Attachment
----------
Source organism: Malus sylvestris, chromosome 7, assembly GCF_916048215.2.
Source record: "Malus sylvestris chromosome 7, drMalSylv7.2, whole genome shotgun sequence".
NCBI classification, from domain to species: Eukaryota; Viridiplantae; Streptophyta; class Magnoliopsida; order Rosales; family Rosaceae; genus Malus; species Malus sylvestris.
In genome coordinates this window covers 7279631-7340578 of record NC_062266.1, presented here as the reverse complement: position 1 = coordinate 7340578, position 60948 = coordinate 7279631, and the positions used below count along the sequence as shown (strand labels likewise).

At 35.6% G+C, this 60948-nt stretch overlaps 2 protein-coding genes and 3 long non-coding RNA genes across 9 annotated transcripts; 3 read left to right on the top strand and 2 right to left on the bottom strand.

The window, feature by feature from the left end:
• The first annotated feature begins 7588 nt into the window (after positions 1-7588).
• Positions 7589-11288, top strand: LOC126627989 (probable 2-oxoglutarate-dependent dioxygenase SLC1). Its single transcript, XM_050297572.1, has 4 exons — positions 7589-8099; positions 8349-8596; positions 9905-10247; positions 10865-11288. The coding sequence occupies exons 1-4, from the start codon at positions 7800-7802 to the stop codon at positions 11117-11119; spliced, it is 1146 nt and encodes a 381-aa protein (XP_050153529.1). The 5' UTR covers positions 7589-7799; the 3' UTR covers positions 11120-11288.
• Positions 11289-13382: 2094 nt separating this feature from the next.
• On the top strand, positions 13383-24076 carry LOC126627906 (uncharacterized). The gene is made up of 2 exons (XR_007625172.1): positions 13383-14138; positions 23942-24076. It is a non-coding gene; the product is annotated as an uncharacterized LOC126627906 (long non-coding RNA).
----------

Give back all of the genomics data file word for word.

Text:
Source organism: Malus sylvestris, chromosome 7, assembly GCF_916048215.2.
Source record: "Malus sylvestris chromosome 7, drMalSylv7.2, whole genome shotgun sequence".
NCBI classification, from domain to species: Eukaryota; Viridiplantae; Streptophyta; class Magnoliopsida; order Rosales; family Rosaceae; genus Malus; species Malus sylvestris.
In genome coordinates this window covers 7279631-7340578 of record NC_062266.1, presented here as the reverse complement: position 1 = coordinate 7340578, position 60948 = coordinate 7279631, and the positions used below count along the sequence as shown (strand labels likewise).

At 35.6% G+C, this 60948-nt stretch overlaps 2 protein-coding genes and 3 long non-coding RNA genes across 9 annotated transcripts; 3 read left to right on the top strand and 2 right to left on the bottom strand.

The window, feature by feature from the left end:
• The first annotated feature begins 7588 nt into the window (after positions 1-7588).
• Positions 7589-11288, top strand: LOC126627989 (probable 2-oxoglutarate-dependent dioxygenase SLC1). Its single transcript, XM_050297572.1, has 4 exons — positions 7589-8099; positions 8349-8596; positions 9905-10247; positions 10865-11288. The coding sequence occupies exons 1-4, from the start codon at positions 7800-7802 to the stop codon at positions 11117-11119; spliced, it is 1146 nt and encodes a 381-aa protein (XP_050153529.1). The 5' UTR covers positions 7589-7799; the 3' UTR covers positions 11120-11288.
• Positions 11289-13382: 2094 nt separating this feature from the next.
• On the top strand, positions 13383-24076 carry LOC126627906 (uncharacterized). The gene is made up of 2 exons (XR_007625172.1): positions 13383-14138; positions 23942-24076. It is a non-coding gene; the product is annotated as an uncharacterized LOC126627906 (long non-coding RNA).